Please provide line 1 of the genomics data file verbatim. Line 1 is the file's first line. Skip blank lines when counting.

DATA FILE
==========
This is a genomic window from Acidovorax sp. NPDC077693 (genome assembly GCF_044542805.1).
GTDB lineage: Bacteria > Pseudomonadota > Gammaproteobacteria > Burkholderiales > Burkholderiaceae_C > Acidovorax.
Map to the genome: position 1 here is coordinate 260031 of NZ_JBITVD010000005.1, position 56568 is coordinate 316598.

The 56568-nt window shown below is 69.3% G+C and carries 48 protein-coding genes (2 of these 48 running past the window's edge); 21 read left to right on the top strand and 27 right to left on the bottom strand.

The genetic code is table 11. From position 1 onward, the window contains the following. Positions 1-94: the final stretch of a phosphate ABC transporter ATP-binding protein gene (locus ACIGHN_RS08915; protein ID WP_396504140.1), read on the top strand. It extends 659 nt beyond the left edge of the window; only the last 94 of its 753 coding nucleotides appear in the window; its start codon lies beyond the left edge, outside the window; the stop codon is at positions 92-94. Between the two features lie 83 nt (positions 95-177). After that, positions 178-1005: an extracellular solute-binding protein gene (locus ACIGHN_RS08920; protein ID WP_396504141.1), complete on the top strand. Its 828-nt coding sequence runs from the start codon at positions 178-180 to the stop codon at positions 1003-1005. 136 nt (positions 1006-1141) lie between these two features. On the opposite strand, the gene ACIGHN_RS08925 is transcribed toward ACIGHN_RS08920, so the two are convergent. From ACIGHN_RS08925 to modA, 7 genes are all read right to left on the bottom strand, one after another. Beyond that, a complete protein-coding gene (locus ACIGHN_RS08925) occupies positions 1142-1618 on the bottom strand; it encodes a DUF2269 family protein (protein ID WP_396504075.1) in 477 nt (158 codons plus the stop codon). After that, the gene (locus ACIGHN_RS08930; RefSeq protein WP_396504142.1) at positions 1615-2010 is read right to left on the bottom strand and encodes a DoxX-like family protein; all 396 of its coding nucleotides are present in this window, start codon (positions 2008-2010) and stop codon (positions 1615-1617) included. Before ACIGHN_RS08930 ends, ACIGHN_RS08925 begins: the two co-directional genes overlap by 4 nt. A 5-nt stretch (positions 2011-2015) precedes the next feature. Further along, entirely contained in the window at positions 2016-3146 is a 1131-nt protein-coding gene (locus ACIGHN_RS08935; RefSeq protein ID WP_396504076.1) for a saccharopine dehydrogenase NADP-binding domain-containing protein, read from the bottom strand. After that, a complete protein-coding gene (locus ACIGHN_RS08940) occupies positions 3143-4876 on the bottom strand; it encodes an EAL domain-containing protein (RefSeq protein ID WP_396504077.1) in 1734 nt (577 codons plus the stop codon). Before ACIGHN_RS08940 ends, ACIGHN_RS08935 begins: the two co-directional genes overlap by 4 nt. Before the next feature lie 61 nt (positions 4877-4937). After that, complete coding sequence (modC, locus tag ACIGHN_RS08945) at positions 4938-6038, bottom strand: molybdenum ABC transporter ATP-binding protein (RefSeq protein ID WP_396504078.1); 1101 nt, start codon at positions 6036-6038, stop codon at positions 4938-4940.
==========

This is a genomic window from Acidovorax sp. NPDC077693 (genome assembly GCF_044542805.1).